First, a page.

Bragg diffraction based volume gratings are exposed into thin films of a recording material by using interference lithography. Based on classic holography, they are capable of transferring a reference wave into a signal wave and vice versa. Multiplex can be implemented within a single foil or within a stacked layer type arrangement. During the exposure or within a post exposure development process, the Bragg planes are generated. The diffraction efficiency η is chosen by generating the appropriate modulation of the refractive index n1. A diffraction efficiency η close to 1 can be obtained. Note that the loss of optical energy, which is due to absorption and scattering, is excluded here. Parasitic diffraction orders can be totally suppressed. Several recording materials might be used, which can be offered in a reasonable price range. The materials can be used on glass or on plastic films as for example on triacetate cellulose (TAC) or other more expensive materials, like for example cyclic polyolefine, showing even better optical quality than TAC, which might be sufficient anyway.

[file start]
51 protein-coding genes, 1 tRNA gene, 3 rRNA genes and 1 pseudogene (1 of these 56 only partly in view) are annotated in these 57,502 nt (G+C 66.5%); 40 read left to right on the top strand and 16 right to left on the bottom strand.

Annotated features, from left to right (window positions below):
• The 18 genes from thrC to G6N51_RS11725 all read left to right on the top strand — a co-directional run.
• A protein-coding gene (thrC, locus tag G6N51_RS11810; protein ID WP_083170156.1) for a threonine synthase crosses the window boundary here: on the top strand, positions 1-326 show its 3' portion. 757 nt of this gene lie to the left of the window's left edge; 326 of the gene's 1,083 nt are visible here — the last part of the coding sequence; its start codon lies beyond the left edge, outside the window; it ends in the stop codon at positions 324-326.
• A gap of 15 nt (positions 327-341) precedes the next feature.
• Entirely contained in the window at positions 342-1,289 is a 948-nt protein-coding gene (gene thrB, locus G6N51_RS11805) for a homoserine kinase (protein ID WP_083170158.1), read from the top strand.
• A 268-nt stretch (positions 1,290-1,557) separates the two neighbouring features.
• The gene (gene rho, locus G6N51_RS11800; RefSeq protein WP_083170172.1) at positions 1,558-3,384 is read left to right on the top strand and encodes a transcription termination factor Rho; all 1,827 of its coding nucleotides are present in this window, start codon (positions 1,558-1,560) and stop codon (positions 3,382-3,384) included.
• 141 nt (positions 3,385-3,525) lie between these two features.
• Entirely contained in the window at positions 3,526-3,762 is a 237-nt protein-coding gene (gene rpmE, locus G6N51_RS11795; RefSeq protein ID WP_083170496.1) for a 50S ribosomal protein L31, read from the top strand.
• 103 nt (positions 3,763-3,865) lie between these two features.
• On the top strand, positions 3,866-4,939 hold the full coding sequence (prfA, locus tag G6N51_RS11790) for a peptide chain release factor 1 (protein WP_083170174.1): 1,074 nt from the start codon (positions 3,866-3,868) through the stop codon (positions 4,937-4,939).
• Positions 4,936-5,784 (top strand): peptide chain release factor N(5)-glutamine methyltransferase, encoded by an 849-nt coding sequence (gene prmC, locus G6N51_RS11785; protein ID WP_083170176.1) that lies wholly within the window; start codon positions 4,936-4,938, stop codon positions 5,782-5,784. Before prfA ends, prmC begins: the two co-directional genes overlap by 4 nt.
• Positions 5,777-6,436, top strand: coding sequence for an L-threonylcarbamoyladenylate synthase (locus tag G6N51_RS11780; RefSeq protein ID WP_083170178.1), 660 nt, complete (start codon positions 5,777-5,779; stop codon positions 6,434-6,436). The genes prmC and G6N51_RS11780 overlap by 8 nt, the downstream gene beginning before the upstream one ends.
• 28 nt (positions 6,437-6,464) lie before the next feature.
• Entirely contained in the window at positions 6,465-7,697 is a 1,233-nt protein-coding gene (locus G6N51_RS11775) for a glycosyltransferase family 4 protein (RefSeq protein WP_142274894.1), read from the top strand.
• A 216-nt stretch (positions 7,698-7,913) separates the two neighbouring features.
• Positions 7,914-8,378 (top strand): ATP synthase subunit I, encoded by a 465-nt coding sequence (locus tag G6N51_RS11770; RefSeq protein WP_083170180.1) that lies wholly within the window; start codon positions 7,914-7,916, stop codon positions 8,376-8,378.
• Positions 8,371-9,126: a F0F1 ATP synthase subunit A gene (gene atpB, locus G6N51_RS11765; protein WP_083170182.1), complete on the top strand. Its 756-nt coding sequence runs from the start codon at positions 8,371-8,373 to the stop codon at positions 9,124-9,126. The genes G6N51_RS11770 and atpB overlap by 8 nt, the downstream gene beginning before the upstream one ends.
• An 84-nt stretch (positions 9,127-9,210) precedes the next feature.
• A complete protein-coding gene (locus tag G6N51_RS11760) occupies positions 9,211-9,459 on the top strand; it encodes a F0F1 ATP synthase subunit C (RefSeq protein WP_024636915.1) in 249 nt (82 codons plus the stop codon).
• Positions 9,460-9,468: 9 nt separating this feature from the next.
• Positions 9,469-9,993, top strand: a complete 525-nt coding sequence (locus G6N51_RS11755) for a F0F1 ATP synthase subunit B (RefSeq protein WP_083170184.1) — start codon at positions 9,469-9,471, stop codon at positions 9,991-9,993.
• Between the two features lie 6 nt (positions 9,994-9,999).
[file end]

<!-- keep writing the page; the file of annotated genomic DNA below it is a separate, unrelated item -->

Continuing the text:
Dichromated gelatin (DCG) requires a wet chemical development. High n1 values of for example 0.1 can be realized with DCG. During the processing of DCG significant thickness variations ΔdHOE might occur. This results in a significant change of the geometry of reconstruction. For plane wave to plane wave geometries, a compensation might be implemented, for instance by changing the initial exposure angles. But the final angular reproducibility is within the 1 ° deg range, which is much too large for the application discussed herein.
Compared to DCG, photopolymers enable reduced angular deviations. The holographic recording film material HRF® (DuPont, Dai Nippon Printing) requires a post exposure bleaching and a post exposure bake at 120 ° C. Depending on the discrete material of the HRF® product family maximum values of n1 of 0.05 or even up to 0.07 (fresh material only) might be realized. The shrinkage is still too large, although the shrinkage is less than the one present for DCG. Even with pre-compensation, the final angular reproducibility is within the 0.5 ° deg range [6], which is still slightly too large for the application discussed herein.